03-21-2013 10:55 AM
cx.....you might want to re-read my post........my point is that they will not go back to having us supply 100% of their needs....they will develop other sources.....I am pretty sure we will still get the lion's share of the biz....just not what it was
we ran into the same thing at one of our processing plants in Cedar Rapids.....we had cultivated some customers of product out of that plant to let us be their 100% supplier......which they did....then the flood hit and wiped out our plant for 5 months.....and those folks told us they could never let us be their 100% supplier anymore....they wanted to do some biz with the competition, just in case something happened again, even if out of our control....
03-21-2013 11:12 AM
ok ray so i'm having a little trouble reading English today - point being the foreign buyers who formerly relied 100% on US will no longer FULLY rely. absolutely!!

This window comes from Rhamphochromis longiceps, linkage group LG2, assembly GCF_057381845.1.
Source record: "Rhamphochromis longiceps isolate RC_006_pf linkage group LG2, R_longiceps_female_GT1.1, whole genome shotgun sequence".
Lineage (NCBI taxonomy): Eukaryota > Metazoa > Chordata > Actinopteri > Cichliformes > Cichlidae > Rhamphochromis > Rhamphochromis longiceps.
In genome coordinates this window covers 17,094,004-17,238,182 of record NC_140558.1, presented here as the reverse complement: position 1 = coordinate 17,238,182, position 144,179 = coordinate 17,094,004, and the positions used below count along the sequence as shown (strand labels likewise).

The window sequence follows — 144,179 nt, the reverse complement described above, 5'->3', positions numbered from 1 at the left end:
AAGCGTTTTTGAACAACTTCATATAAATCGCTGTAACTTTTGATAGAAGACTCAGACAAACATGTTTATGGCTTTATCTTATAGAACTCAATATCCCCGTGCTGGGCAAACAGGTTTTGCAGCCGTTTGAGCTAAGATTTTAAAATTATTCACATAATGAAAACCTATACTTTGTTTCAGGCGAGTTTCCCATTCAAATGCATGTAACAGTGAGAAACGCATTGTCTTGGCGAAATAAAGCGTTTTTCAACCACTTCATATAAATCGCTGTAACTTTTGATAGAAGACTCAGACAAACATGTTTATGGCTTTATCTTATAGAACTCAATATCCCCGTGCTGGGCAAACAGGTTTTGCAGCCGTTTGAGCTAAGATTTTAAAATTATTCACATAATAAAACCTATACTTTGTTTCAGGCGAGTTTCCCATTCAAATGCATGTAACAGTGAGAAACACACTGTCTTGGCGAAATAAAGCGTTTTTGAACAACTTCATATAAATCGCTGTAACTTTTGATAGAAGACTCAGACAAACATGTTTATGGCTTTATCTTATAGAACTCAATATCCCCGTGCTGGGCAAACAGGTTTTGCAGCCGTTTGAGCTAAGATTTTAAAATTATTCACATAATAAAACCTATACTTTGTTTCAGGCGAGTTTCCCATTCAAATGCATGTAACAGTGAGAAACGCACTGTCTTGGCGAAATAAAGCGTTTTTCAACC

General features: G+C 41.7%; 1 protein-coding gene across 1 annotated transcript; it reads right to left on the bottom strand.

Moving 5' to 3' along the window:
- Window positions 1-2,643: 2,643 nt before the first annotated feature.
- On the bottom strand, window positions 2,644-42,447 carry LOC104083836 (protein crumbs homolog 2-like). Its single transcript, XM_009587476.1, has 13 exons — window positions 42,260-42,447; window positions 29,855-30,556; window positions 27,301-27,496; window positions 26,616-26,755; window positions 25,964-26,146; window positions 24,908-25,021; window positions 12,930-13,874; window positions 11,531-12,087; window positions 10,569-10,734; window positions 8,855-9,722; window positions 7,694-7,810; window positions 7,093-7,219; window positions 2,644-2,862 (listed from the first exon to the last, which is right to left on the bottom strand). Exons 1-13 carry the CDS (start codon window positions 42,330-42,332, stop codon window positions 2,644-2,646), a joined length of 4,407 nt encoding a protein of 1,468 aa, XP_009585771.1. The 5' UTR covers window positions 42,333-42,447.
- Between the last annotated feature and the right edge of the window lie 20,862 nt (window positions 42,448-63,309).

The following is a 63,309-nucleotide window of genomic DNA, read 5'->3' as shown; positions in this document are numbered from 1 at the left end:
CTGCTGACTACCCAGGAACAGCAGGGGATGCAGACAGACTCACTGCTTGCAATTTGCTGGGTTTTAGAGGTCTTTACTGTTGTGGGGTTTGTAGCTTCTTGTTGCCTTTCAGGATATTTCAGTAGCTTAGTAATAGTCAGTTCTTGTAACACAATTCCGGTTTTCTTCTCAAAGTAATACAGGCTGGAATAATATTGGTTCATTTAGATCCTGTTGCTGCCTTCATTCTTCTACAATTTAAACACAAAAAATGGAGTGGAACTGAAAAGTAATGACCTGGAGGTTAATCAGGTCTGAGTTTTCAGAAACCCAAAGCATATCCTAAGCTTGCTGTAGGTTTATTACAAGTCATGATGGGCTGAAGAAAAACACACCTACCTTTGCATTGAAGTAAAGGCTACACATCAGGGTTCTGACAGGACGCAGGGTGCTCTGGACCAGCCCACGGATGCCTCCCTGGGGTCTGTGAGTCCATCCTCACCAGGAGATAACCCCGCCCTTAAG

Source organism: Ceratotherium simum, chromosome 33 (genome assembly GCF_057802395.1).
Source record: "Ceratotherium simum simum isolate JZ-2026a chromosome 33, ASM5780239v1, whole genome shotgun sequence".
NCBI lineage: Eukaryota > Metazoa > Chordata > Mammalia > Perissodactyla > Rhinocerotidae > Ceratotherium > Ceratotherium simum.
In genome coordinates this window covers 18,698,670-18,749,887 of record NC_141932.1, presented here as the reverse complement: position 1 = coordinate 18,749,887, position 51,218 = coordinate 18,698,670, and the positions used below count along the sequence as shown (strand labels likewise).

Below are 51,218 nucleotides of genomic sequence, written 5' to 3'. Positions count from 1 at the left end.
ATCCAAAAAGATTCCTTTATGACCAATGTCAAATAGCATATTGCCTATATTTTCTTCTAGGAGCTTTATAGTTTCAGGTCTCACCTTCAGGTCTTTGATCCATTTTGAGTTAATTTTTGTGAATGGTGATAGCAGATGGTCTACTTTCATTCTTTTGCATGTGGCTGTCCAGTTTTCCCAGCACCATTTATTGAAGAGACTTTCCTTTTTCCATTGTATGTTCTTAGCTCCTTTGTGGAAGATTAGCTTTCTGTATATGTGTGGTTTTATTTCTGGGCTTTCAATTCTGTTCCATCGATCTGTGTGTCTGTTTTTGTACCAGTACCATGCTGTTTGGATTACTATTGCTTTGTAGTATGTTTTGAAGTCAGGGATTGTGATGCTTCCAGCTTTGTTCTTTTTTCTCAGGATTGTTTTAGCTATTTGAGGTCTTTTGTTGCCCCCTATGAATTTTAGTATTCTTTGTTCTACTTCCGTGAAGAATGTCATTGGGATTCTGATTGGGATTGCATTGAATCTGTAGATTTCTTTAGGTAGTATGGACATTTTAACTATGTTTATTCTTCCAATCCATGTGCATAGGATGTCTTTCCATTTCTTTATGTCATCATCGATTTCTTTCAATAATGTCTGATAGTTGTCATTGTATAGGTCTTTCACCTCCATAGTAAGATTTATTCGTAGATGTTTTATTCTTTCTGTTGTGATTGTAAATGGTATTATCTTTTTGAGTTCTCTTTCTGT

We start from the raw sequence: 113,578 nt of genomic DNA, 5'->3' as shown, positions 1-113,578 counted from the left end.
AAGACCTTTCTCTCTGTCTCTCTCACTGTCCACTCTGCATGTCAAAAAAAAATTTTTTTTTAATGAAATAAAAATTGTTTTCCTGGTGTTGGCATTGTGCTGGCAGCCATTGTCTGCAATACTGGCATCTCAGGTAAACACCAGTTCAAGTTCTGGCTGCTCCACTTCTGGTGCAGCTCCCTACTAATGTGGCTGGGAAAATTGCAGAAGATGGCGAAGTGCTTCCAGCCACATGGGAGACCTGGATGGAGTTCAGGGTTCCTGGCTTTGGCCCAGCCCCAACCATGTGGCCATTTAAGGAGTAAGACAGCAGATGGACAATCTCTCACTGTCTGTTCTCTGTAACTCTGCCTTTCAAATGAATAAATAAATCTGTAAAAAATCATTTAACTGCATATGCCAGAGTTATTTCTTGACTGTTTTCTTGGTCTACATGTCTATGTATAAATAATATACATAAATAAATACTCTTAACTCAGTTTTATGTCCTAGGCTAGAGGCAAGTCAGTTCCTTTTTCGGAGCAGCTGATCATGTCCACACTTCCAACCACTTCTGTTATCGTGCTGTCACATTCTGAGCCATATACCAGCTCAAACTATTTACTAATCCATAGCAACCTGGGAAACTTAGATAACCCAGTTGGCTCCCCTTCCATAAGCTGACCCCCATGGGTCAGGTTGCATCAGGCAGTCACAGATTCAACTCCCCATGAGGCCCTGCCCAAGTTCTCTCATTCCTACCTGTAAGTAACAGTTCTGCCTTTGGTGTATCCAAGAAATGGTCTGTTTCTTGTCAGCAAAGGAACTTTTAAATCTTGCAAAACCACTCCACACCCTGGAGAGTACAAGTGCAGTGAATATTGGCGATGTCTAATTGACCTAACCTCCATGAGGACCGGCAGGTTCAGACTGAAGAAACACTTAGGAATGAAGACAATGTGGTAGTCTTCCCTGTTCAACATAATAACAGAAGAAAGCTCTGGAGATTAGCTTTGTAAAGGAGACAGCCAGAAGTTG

great analogy...you mean there's other markets to diversify in besides corn!..like yeah, i love corn, but after a few weeks of ONLY eatin' corn I get a little tired of it & may want to add some soy sauce and ranch dressing to it.......then I might want to make a sandwich which i'll need 2 slices of bread thats made w/ WHEAT....Then, i might want a to invest in Pork Bellies where bacon comes from that you would see in a bacon, lettuce & tomato sandwich.
03-21-2013 11:14 AM - edited 03-21-2013 11:36 AM
Interesting discussion. Have re-read the posts -- even a 95%+ supplier is still great, though not the 100% we would like.
Japan's plans to import from Brazil is not new news --
Personally don't view Japan's actions much differently than local ethanol plant sourcing corn from outside the area, thus helping to keep local corn cash price within reason. They do it because they need to make a profit, they want to keep operating while profitable, and supplies are tight. And, I choose among a few different delivery points when I sell corn as well, mostly based on price net of trucking -- everything doesn't always go to/from one place just because.